More Momentum On Crackdown Of Sanctuary Cities After Steinle Verdict

Did the politics of immigration policy factor into the Kate Steinle jury verdict? It was Chicago and Illinois politics as usual after Gov. Rauner promised, on national television, to meet with Brian McCann and his organization to discuss their point of view on sanctuary state legislation but never actually reached out to them. Brian McCann, brother of Dennis McCann who was killed in Chicago by an illegal immigrant and a member of Advocates for Victims of Illegal Alien Crime, joins Dan and Amy to discuss the Steinle verdict and Illinois’ sanctuary state designation.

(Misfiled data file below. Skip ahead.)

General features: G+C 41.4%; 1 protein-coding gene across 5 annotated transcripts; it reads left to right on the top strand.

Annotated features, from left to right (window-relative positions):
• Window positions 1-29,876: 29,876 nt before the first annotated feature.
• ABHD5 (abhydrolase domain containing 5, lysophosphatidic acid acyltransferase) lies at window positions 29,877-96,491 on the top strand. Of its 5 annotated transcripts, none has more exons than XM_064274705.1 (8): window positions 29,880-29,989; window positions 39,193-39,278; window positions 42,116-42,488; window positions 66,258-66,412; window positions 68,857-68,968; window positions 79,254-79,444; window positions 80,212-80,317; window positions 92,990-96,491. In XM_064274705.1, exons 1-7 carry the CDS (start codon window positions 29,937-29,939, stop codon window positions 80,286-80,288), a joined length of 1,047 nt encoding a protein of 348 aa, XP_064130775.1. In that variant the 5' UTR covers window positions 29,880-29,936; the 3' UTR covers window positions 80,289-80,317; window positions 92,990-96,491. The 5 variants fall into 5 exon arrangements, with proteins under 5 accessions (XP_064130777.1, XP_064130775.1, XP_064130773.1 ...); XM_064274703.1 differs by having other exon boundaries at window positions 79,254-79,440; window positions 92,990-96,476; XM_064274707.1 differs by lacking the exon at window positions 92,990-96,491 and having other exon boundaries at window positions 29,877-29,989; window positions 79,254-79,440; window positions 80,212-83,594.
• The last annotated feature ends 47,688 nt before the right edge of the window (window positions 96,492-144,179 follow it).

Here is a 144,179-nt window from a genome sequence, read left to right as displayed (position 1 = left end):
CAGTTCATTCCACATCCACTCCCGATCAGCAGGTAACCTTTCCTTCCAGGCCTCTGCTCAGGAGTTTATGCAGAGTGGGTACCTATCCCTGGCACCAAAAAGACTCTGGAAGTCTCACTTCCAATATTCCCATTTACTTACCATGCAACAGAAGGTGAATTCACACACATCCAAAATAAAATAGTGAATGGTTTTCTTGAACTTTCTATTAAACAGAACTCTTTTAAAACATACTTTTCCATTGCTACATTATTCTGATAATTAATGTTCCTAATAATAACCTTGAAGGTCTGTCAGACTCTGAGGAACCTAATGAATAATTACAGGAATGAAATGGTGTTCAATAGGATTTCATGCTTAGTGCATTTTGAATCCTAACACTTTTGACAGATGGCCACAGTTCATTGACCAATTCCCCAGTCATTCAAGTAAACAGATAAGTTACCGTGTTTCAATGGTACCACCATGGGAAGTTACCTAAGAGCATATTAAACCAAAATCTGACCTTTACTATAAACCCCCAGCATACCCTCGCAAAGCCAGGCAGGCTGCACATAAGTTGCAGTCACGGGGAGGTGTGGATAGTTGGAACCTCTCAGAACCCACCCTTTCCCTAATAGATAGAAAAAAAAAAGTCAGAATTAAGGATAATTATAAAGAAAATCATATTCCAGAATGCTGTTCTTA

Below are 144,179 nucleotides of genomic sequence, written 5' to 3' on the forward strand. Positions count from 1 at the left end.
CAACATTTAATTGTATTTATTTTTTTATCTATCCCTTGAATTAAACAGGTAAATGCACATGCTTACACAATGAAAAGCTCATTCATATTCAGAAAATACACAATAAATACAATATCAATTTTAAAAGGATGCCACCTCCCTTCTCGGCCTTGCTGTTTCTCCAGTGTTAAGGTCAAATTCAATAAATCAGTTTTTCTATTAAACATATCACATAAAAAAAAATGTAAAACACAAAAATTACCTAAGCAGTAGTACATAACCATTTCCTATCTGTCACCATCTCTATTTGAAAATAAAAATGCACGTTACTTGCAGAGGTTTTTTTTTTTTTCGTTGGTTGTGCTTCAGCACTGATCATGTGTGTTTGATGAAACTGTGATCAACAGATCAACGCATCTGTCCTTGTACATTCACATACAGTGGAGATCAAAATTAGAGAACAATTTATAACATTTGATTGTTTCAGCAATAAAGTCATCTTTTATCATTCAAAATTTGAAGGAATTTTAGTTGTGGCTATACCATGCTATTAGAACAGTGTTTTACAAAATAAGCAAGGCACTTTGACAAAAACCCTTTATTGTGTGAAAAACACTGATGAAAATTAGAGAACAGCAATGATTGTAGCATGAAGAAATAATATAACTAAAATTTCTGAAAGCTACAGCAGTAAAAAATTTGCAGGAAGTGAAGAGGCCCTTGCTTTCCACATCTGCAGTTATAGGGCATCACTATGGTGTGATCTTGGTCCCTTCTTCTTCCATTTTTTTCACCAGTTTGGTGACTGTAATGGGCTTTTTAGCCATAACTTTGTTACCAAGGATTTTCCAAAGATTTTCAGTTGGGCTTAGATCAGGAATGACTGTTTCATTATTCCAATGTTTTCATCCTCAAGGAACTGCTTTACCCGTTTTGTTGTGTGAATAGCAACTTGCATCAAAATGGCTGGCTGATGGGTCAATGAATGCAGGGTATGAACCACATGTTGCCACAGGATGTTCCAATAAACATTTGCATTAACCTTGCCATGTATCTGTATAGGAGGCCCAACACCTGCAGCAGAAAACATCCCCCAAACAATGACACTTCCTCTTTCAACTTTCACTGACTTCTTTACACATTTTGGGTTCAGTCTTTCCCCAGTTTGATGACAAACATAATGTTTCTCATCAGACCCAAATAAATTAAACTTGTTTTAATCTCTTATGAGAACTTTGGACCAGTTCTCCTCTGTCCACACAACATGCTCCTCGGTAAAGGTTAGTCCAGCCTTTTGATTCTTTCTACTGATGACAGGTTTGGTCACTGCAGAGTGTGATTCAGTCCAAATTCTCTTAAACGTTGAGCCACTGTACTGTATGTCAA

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Proft: Dan and Amy. In February of 2016, New York Police officer Peter Liang was convicted of manslaughter for ricochet shooting a black man. Jacobson: Oh... Proft: Jury in Brooklyn found Liang guilty in connection with the death of a 28 year old black man who was killed by a bullet fired from Liang's gun, in November of 2014. Liang, the police officer, testified that a sudden noise startled him, causing his finger to slip onto the trigger and fire the gun, and it ricocheted off the wall and hit...hit the victim. Jacobson: Well it's weird, you know. Because Kate Steinle's MURDERER...he accidentally pulled the trigger, it ricocheted off the ground, 80 feet into her back, and killed her. Involuntary manslaughter for me, if I was a juror, but he got off on that charge. Proft: Yeah, it's interesting to compare and contrast, now isn't it? Now it should be noted that Liang's conviction was eventually reduced to criminally negligent homicide, he didn't serve any jail time, wasn't sentenced to any jail time. Jacobson: But I'm sure he lost his job. Proft: But that's secondary, it's secondary. The sentencing is secondary to the conviction, and then we can argue about the sentencing, but here in this case I would argue we have jury nullification based on the politics of immigration policy. And speaking of the politics of immigration policy, of course this matters in the state of Illinois, which is a Sanctuary State, and the county of Cook, which is a Sanctuary County, and the city of Chicago, which is a Sanctuary City, and we have a number of cases here where families have been victimized by people in this country illegally, and justice has yet to be served. We mentioned the Tiffany Thrasher case in Straumburg on Friday, and that we mentioned that the individual responsible for her MURDER is, I believe, awaiting trial. And then we also have the case of Dennis McCann. Dennis McCann was killed in Chicago by an illegal immigrant who subsequently fled after arrest, because he was able to post bail. Jacobson: It was a hit and run on Kinzie Avenue, right? Proft: Right. We've spoken to his brother, Brian McCann, before, and Brian McCann joins us again now. Brian, thanks for joining us, appreciate it. McCann: Yeah, thank you. Glad to be here. Proft: So, I know you and some other family members from families who have been victimized by illegal immigrant criminals have started an organization, and I wonder what the discussion was among you and similarly situated people when that Steinle verdict came down last week? McCann: Yeah, well as I'm sure you can imagine, the phones were ringing, and emails were in process all weekend, with my fellow AVIACers...Advocates of Victims of Illegal Alien Crime. And what we're going to try to do is pivot off of this, and hopefully it will be seared into the consciousness of John and Mary Q Public. That's been our lament over the past few years, that most Americans are some sort of indifferent, perhaps even uncaring, certainly not AWARE of how serious the problem of illegal alien crime is. So we're gonna ratchet up our cause, we're gonna try to raise a few more bucks, and do some more travelling, and we thank you for inviting me, and other people are doing radio shows this morning as well. Jacobson: Brian, for those of us who aren't familiar, or maybe they missed out the first time we had you on, or they didn't read John Cass' column, your brother was hit by Saul Chavez, who was on a...just explain what happened that day. McCann: Yeah, it was June 6th, 2011. My brother was calling on a client at a Mexican restaurant, he's an insure...he's a commercial insurance guy. As he was crossing Kedzie Avenue, not far from that famous monument up there, he...Chavez was SERIOUSLY inebriated, and hit him, and dragged him about a city block, and my brother died a violent death. A good Samaritan, an off-duty cop, apprehended him, and Chavez was brought in. He was arraigned, and we were ASSURED by the Cook County Prosecutor not to worry about bail because of something called a detainer, which was explained to us at the time, so we were somewhat comforted that he would receive justice. Little did we know that soon to be the next Congressman, Chuy Garcia, was working tirelessly with Preckwinkle to fashion an ordinance to make the county Sanctuary, which it did in September of 2011, and Mr. Chavez's brother posted the necessary $25,000...in CASH, might I add, and Chavez fled and he's alive and well, driving a truck in Mexico. Proft: And so, I remember when we talked to you about the Sanctuary STATE legislation, to codify this policy that the city and county enacted at the state level, you and other families who've been victimized wanted to speak to the governor about it before he made his decision, ultimately which was to sign it. And the governor had publicly promised you, or I think he had promised you, that he would speak to you. And I wonder if that conversation ever happened. McCann: Never...never did. He promised...he promised us in front of, I don't know, about 20 million people, and Fox News that night, Bret Baier was in town...so I thought "Well, that should make for some leverage." But no, he never reached out to us. He did say that he talks to lots of families, but we suspect he talks more to families that are from the other side than to us. (inaudible) is trying to sue for documents on that, by the way, but I don't know if they'll ever get anywhere. They're trying. Proft: So the interesting thing about this, you suggest that you're trying to get families to pay attention to this, residents of Illinois to get animated by this, and in other states by the way. And when you look at the survey research, people WILDLY oppose this, I mean, Republicans, Democrats, this is like 3-to-1 AGAINST this policy. So people kind of viscerally get it, it may not be the kind of thing that animates them if they or someone they know hasn't been victimized, but they certainly get the logic of your position. And I wonder now if this is a time now because of that Steinle verdict to try and focus people's attention on their legislators, and put pressure on them to consider a repeal of the legislation Governor Rauner signed. McCann: Well, I talked to a young lady the other day, she's campaign manager for, I guess, Jeanne Ives? And I think she's gonna be on with you this morning, later on I think? So she wants me to join her on the steps of the jail, I think on Thursday, let me take a look at my notes. I guess she wants to announce a repeal effort, if she's elected Governor. And I certainly support that. Now, out in California, Don Rosenberg, who is part of our organization, he is raising money to try to do a ballot initiative. I don't think we can do ballot initiatives here, but they're... Proft: Not as easily, right. McCann: They're trying to do it out there, so lots of luck for Don! But, that could generate a lot of buzz too, because California's got more issues related to this than we do. Jacobson: But you must feel betrayed by Governor Rauner! The fact that he didn't call you, at first he said he would call you, and now we're a sanctuary STATE. McCann: I mean, I'm an old student of political science, I understand. Ironically, I was kind of PLEASED with what happened. You know, aside from immigration issues, I'm a big proponent of vouchers, in spite of the fact that I'm a retired public school teacher. When he slipped that tax credit voucher thing in there, privately I was pretty pleased with him. So it's mixed, politics is mixed, you never get what you want, but sure...betrayed? I don't know...I don't know how to respond, he...I'm a realist, I'm a realist. Proft: Yeah, you're used to Illinois Chicago politics, which is to say you're used to... McCann: Being around this town for so long, yknow... Jacobson: You just keep your expectations low? But I mean, your brother is GONE, he's not coming back, and his killer is alive and well down there in Mexico. Do you ever want to just go down there and take some street justice? McCann: Yeah, well...we're gonna start a posse. And I'm 70 years old, so I remember the old Westerns. I always wanted to start a posse when I was kid. Maybe we'll start one. You wanna join? Jacobson: Yeah! I'll be the Swedish member of your posse! Proft: Yeah, we'll get the Wild Bunch together, yeah! McCann: We'll have Poncho Vida on horseback, and we'll have a good time. Proft: Do you speak with other families? I know you mentioned your friend in California, what about other families in Illinois, do you... McCann: You know, you guys ought to...and I can send you the number...Eric Brady, he lost his wife Jeanine, New Year's Eve down in Champaign...Champaign, of all places, Champaign went sanctuary a few years ago. And Jeanine worked down at the American Legion, her husband's a veteran, and she was driving home New Year's Eve, on Interstate...what is it, 70, 74, down there? 74, she was on her way home, and this kid from Guatemala was on the wrong side of the Interstate and hit her head on and killed her instantly. The Guatemalan was rushed to the hospital, to see if he had any injuries, and the stupid Illinois state police didn't assign a deputy to him, so they released him that morning and he fled to Guatemala. I've had radio stations down in St Louis talk to Eric, you oughta talk to him, it's unbelievably tragic, very recent. Proft: And here's the thing about this to, to get your perspective, and I mean mine on this, I'm a pro-LEGAL-immigration guy, but it seems to me that all the politicians say, and the Steinle case is such a poignant reminder of this, "Yeah, people that are here that have committed violent crimes, obviously they have to be deported!" And yet, they're not. And they're deported...or they're deported...and they return time and time again and then find safe haven in cities like San Francisco or Chicago, and so it's very difficult to have a thoughtful conversation on how we govern legal immigration in this country when politicians across the political spectrum can't keep that sort of foundational promise to expel violent individuals who shouldn't be in this country in the first place. McCann: Yeah. Yeah I couldn't agree with you more, and how're we gonna resolve this? God only knows. The Democratic party, the progressives that run these cities...they're a different breed, they're a different coalition, and they're not the Roosevelt Democrats that my mother and father and my wife's family was. They're not real pro-labor, you know...I'm Irish! We wanted to run the cities. But we didn't want CRIMINALS. I don't know. We didn't want to protect criminals, and we didn't want to protect alternative marriage schemes, and all sorts of other...it's a different world out there, and somehow we have to punch through it and get people in middle America to appreciate that. I've seen that data you mentioned, Dan, but boy, when you're talking to the average man on the street, they think...Kate Steinle was an outlier, it was an isolated case. They really don't realize how SERIOUS this crime situation is. We...it's impossible to aggregate data BECAUSE of sanctuary cities. I mean, we get together with ICE but really we're doing it on our own, and there's been well over 200 murders, killings, in the last 12 years, these are some of our early figures, not to mention assaults, rapes, identity theft, you name it, all felonies. The public has got to get it! And we're praying and hoping that we can pivot off of this Steinle thing and change a few minds and maybe...get this repeal effort underway. And I'll talk to Miss Ives later this week, and hopefully I can help her. Proft: All right, Brian, we appreciate you raising the profile on the issue. He is Brian McCann, Advocates for Victims of Illegal Alien Crime, it's...how do you pronounce the acronym? McCann: AVIAC.US is the website, and we have a button, and we need some money, so please help. Proft: AVIAC.US is the website. McCann: AVIAC.US is the website. Proft: He is Brian McCann, Brian thank you so much for joining us. McCann: You bet guys, thank you so much.